- The Washington Times - Wednesday, August 15, 2001

Retail sales were flat in July for a second consecutive month as consumers remained cautious about spending despite the arrival of $7 billion of tax-rebate checks and a record, price-induced drop in gasoline sales.

Yesterday's lackluster sales report from the Census Bureau, though better than analysts had expected, mirrored spotty reports and forecasts from Wal-Mart and other major retailers, many of which foresee little pickup in coming months from the recent spending funk.

Economists say the unexpected downward revision of June's sales figures to flat from a 0.2 percent gain, when combined with other recent data revisions, means that economic growth fell to around zero in the spring quarter and the economy teetered on recession.

"We've recently turned more cautious on the consumer," said Debbie Johnson, economist with Deutsche Banc Alex. Brown, although many on Wall Street and elsewhere are hanging their hopes on a consumer-spending revival in the second half of the year inspired by tax and interest-rate cuts.

"So far, the profits recession has had surprisingly little adverse consequences for consumers," she said. But "we believe that increasing layoffs and plunging help-wanted advertisements are likely to offset any long-lasting stimulus from tax rebates."

Other analysts noted, however, that the Treasury Department by the end of last month had sent out only the first installment of rebate checks, which will total $38 billion by the end of September.

They said the impact of this big bonus for consumers will be more visible in future monthly sales reports.

Optimists point to a spurt of spending on discretionary items last month such as eating out, electronics and beauty aids as a sign that consumers are using their tax rebates to splurge a little and are taking advantage of a record 4.2 percent monthly drop in gas purchases to spend more on other items.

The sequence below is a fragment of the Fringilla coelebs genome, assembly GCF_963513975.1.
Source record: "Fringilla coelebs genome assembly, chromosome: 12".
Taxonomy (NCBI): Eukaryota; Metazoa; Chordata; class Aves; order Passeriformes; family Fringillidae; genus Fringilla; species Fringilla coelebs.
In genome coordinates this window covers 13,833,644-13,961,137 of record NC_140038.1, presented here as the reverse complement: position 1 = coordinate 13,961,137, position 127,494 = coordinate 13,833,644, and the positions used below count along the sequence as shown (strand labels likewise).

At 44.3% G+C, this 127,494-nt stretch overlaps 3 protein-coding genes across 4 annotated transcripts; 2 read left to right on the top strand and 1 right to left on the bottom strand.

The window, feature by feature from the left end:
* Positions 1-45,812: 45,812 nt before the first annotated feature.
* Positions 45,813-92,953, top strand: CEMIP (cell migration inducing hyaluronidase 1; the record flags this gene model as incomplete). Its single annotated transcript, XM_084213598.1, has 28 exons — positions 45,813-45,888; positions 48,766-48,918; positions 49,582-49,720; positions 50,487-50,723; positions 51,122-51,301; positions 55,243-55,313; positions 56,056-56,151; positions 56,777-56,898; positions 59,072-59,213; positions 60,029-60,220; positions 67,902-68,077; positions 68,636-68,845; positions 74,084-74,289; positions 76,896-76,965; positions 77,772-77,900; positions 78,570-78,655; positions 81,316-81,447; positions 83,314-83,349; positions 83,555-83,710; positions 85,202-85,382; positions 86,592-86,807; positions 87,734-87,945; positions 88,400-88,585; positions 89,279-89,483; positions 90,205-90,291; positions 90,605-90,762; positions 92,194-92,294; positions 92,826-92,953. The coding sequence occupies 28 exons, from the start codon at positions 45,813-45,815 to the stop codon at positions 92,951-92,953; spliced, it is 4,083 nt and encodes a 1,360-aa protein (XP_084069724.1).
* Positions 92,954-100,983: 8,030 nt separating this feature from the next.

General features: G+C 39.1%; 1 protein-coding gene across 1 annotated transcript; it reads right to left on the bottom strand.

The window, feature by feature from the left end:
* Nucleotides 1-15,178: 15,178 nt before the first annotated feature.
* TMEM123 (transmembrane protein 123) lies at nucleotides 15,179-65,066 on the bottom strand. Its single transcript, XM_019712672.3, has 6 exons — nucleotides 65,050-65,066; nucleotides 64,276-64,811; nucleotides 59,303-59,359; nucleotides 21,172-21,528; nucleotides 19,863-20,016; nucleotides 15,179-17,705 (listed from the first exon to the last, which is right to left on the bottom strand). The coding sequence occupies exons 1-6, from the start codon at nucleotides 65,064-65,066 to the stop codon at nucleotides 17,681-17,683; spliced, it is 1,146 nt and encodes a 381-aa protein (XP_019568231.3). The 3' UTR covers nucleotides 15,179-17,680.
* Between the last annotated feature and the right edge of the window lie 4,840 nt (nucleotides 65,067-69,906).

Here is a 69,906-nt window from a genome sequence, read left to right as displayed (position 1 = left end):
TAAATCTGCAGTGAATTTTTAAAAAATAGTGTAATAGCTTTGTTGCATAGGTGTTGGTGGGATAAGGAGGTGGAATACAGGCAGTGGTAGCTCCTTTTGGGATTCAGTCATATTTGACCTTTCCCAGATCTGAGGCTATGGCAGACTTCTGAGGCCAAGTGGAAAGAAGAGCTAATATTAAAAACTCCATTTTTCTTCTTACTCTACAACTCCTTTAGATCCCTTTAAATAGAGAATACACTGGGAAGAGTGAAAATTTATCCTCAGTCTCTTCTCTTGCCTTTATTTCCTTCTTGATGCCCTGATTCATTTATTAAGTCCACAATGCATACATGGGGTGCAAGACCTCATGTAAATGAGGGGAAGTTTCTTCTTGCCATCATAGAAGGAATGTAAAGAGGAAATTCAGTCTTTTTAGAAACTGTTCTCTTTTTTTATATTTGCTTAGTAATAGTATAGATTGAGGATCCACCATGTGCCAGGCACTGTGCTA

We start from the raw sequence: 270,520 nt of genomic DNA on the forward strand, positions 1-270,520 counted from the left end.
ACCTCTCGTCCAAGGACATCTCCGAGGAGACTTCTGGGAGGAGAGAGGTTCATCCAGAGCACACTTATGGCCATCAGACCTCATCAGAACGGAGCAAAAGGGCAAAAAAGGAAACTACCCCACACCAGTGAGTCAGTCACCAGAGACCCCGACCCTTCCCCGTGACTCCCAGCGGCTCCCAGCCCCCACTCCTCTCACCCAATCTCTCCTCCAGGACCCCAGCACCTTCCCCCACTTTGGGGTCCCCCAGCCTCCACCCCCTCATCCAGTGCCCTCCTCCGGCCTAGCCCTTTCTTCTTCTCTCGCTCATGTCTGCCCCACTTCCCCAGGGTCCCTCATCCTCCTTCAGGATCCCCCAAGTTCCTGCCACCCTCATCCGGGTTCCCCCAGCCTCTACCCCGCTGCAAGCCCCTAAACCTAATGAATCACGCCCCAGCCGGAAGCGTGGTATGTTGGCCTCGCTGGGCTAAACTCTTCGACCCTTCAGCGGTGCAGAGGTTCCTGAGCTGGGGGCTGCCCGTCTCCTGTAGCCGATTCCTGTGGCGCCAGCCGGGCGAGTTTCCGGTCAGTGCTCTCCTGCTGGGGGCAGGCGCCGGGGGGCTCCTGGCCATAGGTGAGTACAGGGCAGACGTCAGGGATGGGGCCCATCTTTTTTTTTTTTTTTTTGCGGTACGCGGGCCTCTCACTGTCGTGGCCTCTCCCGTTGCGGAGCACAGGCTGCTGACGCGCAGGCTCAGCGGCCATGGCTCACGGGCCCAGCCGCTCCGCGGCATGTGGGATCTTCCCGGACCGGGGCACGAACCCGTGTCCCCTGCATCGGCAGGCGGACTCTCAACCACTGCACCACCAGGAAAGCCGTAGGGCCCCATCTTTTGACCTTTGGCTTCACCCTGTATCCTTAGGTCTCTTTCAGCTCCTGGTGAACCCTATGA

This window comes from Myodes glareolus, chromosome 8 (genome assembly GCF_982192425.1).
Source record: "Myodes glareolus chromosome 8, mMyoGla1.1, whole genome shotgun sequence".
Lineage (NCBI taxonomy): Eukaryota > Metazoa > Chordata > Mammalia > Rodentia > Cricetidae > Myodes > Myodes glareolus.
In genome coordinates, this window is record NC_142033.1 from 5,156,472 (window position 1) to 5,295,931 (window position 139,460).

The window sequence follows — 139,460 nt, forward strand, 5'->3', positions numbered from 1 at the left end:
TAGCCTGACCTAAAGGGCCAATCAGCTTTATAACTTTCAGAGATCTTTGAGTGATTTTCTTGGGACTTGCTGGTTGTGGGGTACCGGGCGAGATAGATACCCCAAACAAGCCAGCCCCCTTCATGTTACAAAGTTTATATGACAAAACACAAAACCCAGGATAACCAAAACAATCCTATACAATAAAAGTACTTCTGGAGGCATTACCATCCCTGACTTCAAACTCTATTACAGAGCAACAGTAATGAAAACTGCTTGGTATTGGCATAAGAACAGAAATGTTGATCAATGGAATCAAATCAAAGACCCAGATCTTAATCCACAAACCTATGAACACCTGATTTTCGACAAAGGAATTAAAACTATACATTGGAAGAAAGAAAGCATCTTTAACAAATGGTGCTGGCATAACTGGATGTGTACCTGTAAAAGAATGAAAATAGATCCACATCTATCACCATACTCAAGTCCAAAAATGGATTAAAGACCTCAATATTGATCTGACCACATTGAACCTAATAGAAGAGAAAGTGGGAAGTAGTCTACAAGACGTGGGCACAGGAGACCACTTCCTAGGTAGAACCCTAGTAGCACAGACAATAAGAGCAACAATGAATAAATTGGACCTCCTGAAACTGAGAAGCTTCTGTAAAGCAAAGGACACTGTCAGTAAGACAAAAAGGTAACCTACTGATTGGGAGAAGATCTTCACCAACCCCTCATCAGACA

Rosalind Wells, chief economist of the National Retail Federation, said the dip in gas and auto sales translated into more spending at stores that sell clothing, furniture, electronics, appliances and general merchandise.

It could signal a turnaround for those hard-hit retailers, she said.

"This may be the beginning of a stronger sales pattern," she said. "We expect the tax-refund checks received over the next two months, as well as new fall merchandise and back-to-school shopping, to help accelerate the progress we've seen in July."

Ms. Wells noted that a strong 0.9 percent jump in clothing sales last month reflected summer sales of retailers trying to clear their shelves of inventories and make room for fall merchandise. Deep discounting has depressed the earnings of many stores.

J.C. Penney, a major department store chain, reported another quarter of losses yesterday. And even Wal-Mart, a leader among discount retailers that have gained market share because of renewed bargain hunting by consumers, reported the slowest growth in earnings in five years during the spring quarter.

The retailing giant kicked off an aggressive program last month to get consumers to cash and spend their tax rebates at Wal-Mart stores in a move picked up recently even by high-end retailers like Nordstrom.

Despite its solid performance and the prospect of more tax rebates, Wal-Mart raised worries on Wall Street yesterday with a warning that it expects sales growth to slow in the second half of the year.

Home Depot, a big home-improvement chain boosted by robust home sales in recent months, said it also remains wary about the remainder of the year despite a good performance in the last quarter.

"Two flat months in a row appear to confirm the pessimistic view that consumers are running out of gas," said David Orr, chief economist with First Union Bank.

But he said stagnant sales in June and July were mostly due to the falloff in gas and auto purchases.

Yesterday's report "will not solve the debate about whether consumers will keep the economy out of full-fledged recession," he said.

LOAD COMMENTS ()

 

Click to Read More

Click to Hide